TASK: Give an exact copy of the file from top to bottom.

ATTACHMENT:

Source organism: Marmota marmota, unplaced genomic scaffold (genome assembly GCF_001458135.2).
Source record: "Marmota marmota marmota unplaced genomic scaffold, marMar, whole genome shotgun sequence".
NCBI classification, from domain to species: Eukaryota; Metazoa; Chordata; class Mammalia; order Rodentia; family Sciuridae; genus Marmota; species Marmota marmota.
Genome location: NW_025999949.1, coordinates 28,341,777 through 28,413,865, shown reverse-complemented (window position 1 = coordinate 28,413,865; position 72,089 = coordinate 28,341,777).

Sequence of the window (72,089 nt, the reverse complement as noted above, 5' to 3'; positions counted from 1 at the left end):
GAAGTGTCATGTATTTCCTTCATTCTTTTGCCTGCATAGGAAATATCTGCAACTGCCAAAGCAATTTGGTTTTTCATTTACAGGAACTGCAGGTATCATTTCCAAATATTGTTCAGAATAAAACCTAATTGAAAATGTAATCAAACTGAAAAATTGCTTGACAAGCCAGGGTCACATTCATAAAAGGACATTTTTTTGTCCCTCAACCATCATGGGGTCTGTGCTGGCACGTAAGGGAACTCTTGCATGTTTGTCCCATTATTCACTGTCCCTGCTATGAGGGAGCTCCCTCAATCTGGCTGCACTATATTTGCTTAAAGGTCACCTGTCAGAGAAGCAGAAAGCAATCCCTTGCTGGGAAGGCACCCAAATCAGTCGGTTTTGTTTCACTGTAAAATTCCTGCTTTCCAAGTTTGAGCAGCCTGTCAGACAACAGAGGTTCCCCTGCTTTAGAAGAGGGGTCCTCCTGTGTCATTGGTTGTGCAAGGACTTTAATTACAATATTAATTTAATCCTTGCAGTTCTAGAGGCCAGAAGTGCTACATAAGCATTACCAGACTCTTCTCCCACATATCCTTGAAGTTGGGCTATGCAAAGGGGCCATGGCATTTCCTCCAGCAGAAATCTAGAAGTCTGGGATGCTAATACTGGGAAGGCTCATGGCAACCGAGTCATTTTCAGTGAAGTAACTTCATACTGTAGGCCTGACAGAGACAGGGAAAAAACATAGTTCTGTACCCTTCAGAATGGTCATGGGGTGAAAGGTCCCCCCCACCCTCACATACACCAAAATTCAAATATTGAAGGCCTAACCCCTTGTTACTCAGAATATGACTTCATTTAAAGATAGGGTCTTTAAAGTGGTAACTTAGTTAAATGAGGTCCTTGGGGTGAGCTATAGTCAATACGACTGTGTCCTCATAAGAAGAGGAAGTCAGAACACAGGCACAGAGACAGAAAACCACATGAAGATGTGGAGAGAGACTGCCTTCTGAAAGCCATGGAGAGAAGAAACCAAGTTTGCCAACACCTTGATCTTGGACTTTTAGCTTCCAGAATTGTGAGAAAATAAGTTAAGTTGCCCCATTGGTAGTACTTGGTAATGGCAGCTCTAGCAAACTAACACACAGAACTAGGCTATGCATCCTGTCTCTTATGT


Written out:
Source organism: Marmota marmota, unplaced genomic scaffold (genome assembly GCF_001458135.2).
Source record: "Marmota marmota marmota unplaced genomic scaffold, marMar, whole genome shotgun sequence".
NCBI classification, from domain to species: Eukaryota; Metazoa; Chordata; class Mammalia; order Rodentia; family Sciuridae; genus Marmota; species Marmota marmota.
Genome location: NW_025999949.1, coordinates 28,341,777 through 28,413,865, shown reverse-complemented (window position 1 = coordinate 28,413,865; position 72,089 = coordinate 28,341,777).

Sequence of the window (72,089 nt, the reverse complement as noted above, 5' to 3'; positions counted from 1 at the left end):
GAAGTGTCATGTATTTCCTTCATTCTTTTGCCTGCATAGGAAATATCTGCAACTGCCAAAGCAATTTGGTTTTTCATTTACAGGAACTGCAGGTATCATTTCCAAATATTGTTCAGAATAAAACCTAATTGAAAATGTAATCAAACTGAAAAATTGCTTGACAAGCCAGGGTCACATTCATAAAAGGACATTTTTTTGTCCCTCAACCATCATGGGGTCTGTGCTGGCACGTAAGGGAACTCTTGCATGTTTGTCCCATTATTCACTGTCCCTGCTATGAGGGAGCTCCCTCAATCTGGCTGCACTATATTTGCTTAAAGGTCACCTGTCAGAGAAGCAGAAAGCAATCCCTTGCTGGGAAGGCACCCAAATCAGTCGGTTTTGTTTCACTGTAAAATTCCTGCTTTCCAAGTTTGAGCAGCCTGTCAGACAACAGAGGTTCCCCTGCTTTAGAAGAGGGGTCCTCCTGTGTCATTGGTTGTGCAAGGACTTTAATTACAATATTAATTTAATCCTTGCAGTTCTAGAGGCCAGAAGTGCTACATAAGCATTACCAGACTCTTCTCCCACATATCCTTGAAGTTGGGCTATGCAAAGGGGCCATGGCATTTCCTCCAGCAGAAATCTAGAAGTCTGGGATGCTAATACTGGGAAGGCTCATGGCAACCGAGTCATTTTCAGTGAAGTAACTTCATACTGTAGGCCTGACAGAGACAGGGAAAAAACATAGTTCTGTACCCTTCAGAATGGTCATGGGGTGAAAGGTCCCCCCCACCCTCACATACACCAAAATTCAAATATTGAAGGCCTAACCCCTTGTTACTCAGAATATGACTTCATTTAAAGATAGGGTCTTTAAAGTGGTAACTTAGTTAAATGAGGTCCTTGGGGTGAGCTATAGTCAATACGACTGTGTCCTCATAAGAAGAGGAAGTCAGAACACAGGCACAGAGACAGAAAACCACATGAAGATGTGGAGAGAGACTGCCTTCTGAAAGCCATGGAGAGAAGAAACCAAGTTTGCCAACACCTTGATCTTGGACTTTTAGCTTCCAGAATTGTGAGAAAATAAGTTAAGTTGCCCCATTGGTAGTACTTGGTAATGGCAGCTCTAGCAAACTAACACACAGAACTAGGCTATGCATCCTGTCTCTTATGT